Until recently this tension could be resolved by the interpretation of reality in verbal and nonverbal symbols; but today the critical question is not “whether men do or do not believe in an imagery. It turns on whether they believe that a man is able ‘to experience a reality absolutely independent of himself.’” Nietzsche’s proclamation that God is dead is not, that is, directed to a symbol, a concrete image of God; rather, it eliminates “the recognition that beyond our private worlds there is a public world to which we belong.”
Lippman takes his stand at the point at which he realizes that appeals can be meaningful only as meditative processes to regain reality. But the analysis breaks off with an appeal to the philosophers “to alter the terms of discourse.”156 For “if the philosophers teach that religious experience is a purely psychological phenomenon, related to nothing, then they will give educated men a bad intellectual conscience if they have religious experiences. The philosophers cannot give them religion. But they can keep them away from it”157 –although, one is tempted to add, they could also help them to a correct order of their existence through philosophizing.
Voegelin’s Secondary Ideologies
There also remain, therefore, the various recourses to the spiritual traditions of the West that are meant to undergird the tradition of the American founding by means of “secondary ideologies.” According to Eric Voegelin:
“There have been attempts of return, motivated by the totalitarian climax of the rebellion, but these attempts could not go beyond the older dogmatism, to the reality of knowledge itself. They therefore have produced a curious gray zone of thought about order that is as characteristic a phenomenon of the time as the ideologies themselves, to which it is opposed. One might speak of an area of secondary ideologies.”158
Saint Simon as America’s Spiritual Director
An inherent logic drives the crisis of American consciousness to the point at which the resistance to a rigid Americanism must shift to a demand for critically reflecting on the nexus between founding and order. But this development occurred almost below the threshold of consciousness of those in the universities, churches, and mass media, in administrations and parliaments, who were celebrating “the death of the earlier metaphysical impulse”159 as a “de-ideologization.”160
It transformed pragmatism, now deprived of its mentality, into a political doctrine of corporation economics subjugated to social-technological rationality. Theoretically this means no more than that Saint Simon was elected to be the spiritus rector of American history. This step, however, only intensified the movement to deprive the political and social institutions, and the patterns of thought and behavior that express them, of meaning. Yearning for a rational attitude of man in relation to God and the world, society and history were no longer satisfied with affirmation or recurrence on the level of intellectual discourse but produced a massive resistance to Americanism.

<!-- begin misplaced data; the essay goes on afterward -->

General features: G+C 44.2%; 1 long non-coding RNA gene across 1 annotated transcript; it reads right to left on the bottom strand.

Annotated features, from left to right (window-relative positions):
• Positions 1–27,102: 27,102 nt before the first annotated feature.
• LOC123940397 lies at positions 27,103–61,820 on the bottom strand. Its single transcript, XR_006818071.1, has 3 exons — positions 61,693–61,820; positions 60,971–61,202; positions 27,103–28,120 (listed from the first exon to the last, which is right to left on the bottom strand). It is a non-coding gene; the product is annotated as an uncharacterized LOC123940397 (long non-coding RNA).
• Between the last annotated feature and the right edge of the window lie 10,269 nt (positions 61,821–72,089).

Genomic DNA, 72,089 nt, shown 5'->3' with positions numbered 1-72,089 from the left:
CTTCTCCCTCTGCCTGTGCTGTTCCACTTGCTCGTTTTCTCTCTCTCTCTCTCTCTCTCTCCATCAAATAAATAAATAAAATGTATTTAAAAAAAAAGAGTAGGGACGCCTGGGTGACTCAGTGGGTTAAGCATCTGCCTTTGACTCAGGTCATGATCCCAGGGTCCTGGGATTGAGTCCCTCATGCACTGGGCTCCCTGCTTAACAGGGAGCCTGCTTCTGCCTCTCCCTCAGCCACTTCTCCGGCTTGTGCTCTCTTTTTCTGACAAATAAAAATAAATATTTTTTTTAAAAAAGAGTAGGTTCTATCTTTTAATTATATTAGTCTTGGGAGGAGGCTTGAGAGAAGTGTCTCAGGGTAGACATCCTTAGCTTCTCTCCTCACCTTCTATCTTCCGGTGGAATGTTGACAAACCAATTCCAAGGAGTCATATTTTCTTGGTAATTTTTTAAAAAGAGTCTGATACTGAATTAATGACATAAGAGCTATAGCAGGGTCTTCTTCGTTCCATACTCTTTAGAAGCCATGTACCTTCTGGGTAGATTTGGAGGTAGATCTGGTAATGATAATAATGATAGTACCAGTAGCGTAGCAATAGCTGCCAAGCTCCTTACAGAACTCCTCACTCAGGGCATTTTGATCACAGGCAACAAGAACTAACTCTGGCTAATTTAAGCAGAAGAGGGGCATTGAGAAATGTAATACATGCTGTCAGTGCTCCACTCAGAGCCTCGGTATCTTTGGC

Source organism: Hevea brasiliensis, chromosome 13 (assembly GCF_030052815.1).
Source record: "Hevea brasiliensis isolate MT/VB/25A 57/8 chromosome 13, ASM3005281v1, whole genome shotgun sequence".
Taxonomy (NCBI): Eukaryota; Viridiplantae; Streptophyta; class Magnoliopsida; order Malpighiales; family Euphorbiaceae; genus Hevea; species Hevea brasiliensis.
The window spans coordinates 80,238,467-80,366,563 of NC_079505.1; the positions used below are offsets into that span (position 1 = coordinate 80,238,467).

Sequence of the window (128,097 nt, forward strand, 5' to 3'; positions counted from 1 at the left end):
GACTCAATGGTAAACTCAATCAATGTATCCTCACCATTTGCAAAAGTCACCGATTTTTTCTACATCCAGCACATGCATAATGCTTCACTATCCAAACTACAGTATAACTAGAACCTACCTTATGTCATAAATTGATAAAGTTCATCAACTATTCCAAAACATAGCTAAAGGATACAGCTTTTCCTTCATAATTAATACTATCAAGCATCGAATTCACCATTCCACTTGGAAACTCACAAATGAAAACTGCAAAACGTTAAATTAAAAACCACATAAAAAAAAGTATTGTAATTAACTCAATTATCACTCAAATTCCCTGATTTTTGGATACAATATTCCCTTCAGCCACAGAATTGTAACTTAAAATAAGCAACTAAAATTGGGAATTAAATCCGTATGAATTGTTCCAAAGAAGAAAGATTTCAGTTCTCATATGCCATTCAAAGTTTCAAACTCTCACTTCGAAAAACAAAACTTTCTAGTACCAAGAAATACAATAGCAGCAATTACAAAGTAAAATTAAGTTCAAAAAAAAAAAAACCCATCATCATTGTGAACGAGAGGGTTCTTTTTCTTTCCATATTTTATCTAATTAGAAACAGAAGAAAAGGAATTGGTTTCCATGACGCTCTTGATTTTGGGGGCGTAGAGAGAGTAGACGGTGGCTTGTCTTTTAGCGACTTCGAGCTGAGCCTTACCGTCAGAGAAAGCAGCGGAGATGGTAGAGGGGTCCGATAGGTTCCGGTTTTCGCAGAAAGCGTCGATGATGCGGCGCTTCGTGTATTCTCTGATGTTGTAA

C. Wright Mills, spokesman for “radical” sociology, clearly outlined the situation:
“It is not only the skills of reason that they [men] need– although their struggles to acquire these often exhaust their limited moral energy. What they need, and what they feel they need, is a quality of mind that will help them to use information and to develop reason in order to achieve lucid summations of what is going on in the world and of what may be happening within themselves.”161
Unfortunately his moral impetus and deficient theoretical discipline did not allow him to go beyond diagnosis to make his admirable sensitivity to the malaise of American society useful for remedial action.
Roland van Zandt’s Failed American Experiment
Two entirely different attempts to eradicate Americanism will now be briefly introduced: Roland van Zandt’s The Metaphysical Foundations of American History. and Louis Hartz’s The Liberal Tradition in America and The Founding of New Societies. “The historic vision of the American people is in deep trouble today,” van Zandt noted.162 “American history as it has been known is finished.”163 “We now know that the apparatus of ideas with which the American founders started, however deftly used, cannot be made to perform the task for which it was invented.” But in what does van Zandt see the purpose of the symbol apparatus?